Ever since the 1928 serialization of Il'ja Il'f (1897-1937) and Evgenij Petrov's (1903-1942) novel Dvenadcat' stul'ev, debates conducted in public, official press organs have attempted to steer reader reception both of Il'f and Petrov's literary creation Ostap Bender and of their body of work as a whole. The availability of the coauthors' works has also been carefully regulated (up to 1991, in any case). In these facts, the fortunes of Il'f and Petrov do not significantly differ from those of other contemporary satirists (Zoshchenko, Bulgakov, Platonov). However, Il'f and Petrov's case does differ in that, during their lifetimes, they achieved success in three areas simultaneously: they attained a popularity bordering on the status of cult (despite later officially sanctioned smear campaigns); they enjoyed a (relatively speaking) quite privileged relationship with the Soviet literary machine; and their exceptional literary art was (and continues to be) recognized and praised. When examining the relationship between these satirists and the object of their satire, however, one question has evaded definitive resolution: how is scholarship to address the seeming disparity between Il'f and Petrov as creators of a figure who has been consistently received as both sympathetic and anti-establishment, and Il'f and Petrov as active supporters of that same establishment?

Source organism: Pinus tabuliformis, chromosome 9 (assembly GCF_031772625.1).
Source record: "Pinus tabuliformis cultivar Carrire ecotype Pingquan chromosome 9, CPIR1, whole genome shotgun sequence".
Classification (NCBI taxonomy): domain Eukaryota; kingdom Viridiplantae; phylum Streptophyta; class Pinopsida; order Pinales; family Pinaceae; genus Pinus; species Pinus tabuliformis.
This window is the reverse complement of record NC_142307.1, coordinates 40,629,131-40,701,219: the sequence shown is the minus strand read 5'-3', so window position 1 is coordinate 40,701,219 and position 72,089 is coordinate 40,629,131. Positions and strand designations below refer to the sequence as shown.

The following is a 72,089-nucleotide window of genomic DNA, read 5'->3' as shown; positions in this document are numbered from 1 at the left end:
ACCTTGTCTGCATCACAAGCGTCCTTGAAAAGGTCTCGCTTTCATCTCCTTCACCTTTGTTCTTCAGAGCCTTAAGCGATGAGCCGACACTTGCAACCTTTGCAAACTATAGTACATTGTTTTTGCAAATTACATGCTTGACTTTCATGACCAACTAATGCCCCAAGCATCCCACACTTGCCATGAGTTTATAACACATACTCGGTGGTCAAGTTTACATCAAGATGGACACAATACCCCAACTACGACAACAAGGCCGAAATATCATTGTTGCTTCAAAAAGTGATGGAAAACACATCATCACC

In order to constructively address this question, another issue must be dealt with first. This issue is, quite simply, the acknowledgment that the actual writing duo of Il'f and Petrov was not identical to the writing duos which were created (and mythologized, which scholarship has noted) by them, by the official organs which sanctioned and distributed their work, and by their reading public. All of these non-identical writing subjects, and their goals and audiences, must be better defined before the relationships between them (and the processes which created them) can be usefully discussed. In my paper, I approach a definition of one of these subjects, the officially-constructed one, using a source which has tended to be less privileged by those who address the question of Il'f and Petrov's political orientation, beliefs, or subtexts. That source is the interpretative texts (introductions, forewords, commentaries, and afterwords) which accompanied Il'f and Petrov's works and "guided" readers towards a "correct" understanding of them. Based on a comprehensive (although not, despite great effort, exhaustive) survey of works published in book or booklet form from 1928 to the present, I hope to produce a narrative of the changing trends in the (re)definition and appropriation of Il'f and Petrov and of their satire which will be solidly contextualized in contemporary political, literary, cultural, and historical processes.